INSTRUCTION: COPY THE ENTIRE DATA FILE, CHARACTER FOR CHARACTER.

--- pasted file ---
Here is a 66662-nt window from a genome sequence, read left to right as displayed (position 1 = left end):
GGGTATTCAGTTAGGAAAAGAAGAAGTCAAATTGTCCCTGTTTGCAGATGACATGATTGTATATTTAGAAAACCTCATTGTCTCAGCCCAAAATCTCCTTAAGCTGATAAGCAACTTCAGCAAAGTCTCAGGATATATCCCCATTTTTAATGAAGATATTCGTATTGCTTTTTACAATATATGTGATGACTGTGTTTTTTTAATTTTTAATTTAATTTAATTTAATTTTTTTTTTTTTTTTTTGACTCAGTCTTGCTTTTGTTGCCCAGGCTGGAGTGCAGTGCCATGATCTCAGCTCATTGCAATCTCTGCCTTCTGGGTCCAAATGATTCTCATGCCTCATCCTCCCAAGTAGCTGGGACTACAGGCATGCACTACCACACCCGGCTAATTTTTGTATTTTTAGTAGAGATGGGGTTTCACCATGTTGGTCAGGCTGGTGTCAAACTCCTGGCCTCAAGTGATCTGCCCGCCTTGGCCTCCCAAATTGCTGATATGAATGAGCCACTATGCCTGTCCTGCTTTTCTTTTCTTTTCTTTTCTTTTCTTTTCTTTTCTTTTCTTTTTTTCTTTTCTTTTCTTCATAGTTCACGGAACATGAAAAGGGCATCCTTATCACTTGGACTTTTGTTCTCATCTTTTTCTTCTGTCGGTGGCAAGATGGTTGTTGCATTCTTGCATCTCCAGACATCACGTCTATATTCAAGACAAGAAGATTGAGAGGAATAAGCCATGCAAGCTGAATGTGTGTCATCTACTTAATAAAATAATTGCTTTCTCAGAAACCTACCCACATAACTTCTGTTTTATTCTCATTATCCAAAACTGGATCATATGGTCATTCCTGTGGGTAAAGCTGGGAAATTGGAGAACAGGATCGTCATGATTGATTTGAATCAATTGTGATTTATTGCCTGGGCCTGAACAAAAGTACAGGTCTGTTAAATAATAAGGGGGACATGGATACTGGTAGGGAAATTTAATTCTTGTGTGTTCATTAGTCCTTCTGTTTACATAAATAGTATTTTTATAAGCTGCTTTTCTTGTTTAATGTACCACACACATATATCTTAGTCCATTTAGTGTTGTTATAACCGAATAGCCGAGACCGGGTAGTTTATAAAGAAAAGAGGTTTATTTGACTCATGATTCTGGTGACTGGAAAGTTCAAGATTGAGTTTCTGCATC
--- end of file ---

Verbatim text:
Here is a 66662-nt window from a genome sequence, read left to right as displayed (position 1 = left end):
GGGTATTCAGTTAGGAAAAGAAGAAGTCAAATTGTCCCTGTTTGCAGATGACATGATTGTATATTTAGAAAACCTCATTGTCTCAGCCCAAAATCTCCTTAAGCTGATAAGCAACTTCAGCAAAGTCTCAGGATATATCCCCATTTTTAATGAAGATATTCGTATTGCTTTTTACAATATATGTGATGACTGTGTTTTTTTAATTTTTAATTTAATTTAATTTAATTTTTTTTTTTTTTTTTTGACTCAGTCTTGCTTTTGTTGCCCAGGCTGGAGTGCAGTGCCATGATCTCAGCTCATTGCAATCTCTGCCTTCTGGGTCCAAATGATTCTCATGCCTCATCCTCCCAAGTAGCTGGGACTACAGGCATGCACTACCACACCCGGCTAATTTTTGTATTTTTAGTAGAGATGGGGTTTCACCATGTTGGTCAGGCTGGTGTCAAACTCCTGGCCTCAAGTGATCTGCCCGCCTTGGCCTCCCAAATTGCTGATATGAATGAGCCACTATGCCTGTCCTGCTTTTCTTTTCTTTTCTTTTCTTTTCTTTTCTTTTCTTTTCTTTTTTTCTTTTCTTTTCTTCATAGTTCACGGAACATGAAAAGGGCATCCTTATCACTTGGACTTTTGTTCTCATCTTTTTCTTCTGTCGGTGGCAAGATGGTTGTTGCATTCTTGCATCTCCAGACATCACGTCTATATTCAAGACAAGAAGATTGAGAGGAATAAGCCATGCAAGCTGAATGTGTGTCATCTACTTAATAAAATAATTGCTTTCTCAGAAACCTACCCACATAACTTCTGTTTTATTCTCATTATCCAAAACTGGATCATATGGTCATTCCTGTGGGTAAAGCTGGGAAATTGGAGAACAGGATCGTCATGATTGATTTGAATCAATTGTGATTTATTGCCTGGGCCTGAACAAAAGTACAGGTCTGTTAAATAATAAGGGGGACATGGATACTGGTAGGGAAATTTAATTCTTGTGTGTTCATTAGTCCTTCTGTTTACATAAATAGTATTTTTATAAGCTGCTTTTCTTGTTTAATGTACCACACACATATATCTTAGTCCATTTAGTGTTGTTATAACCGAATAGCCGAGACCGGGTAGTTTATAAAGAAAAGAGGTTTATTTGACTCATGATTCTGGTGACTGGAAAGTTCAAGATTGAGTTTCTGCATC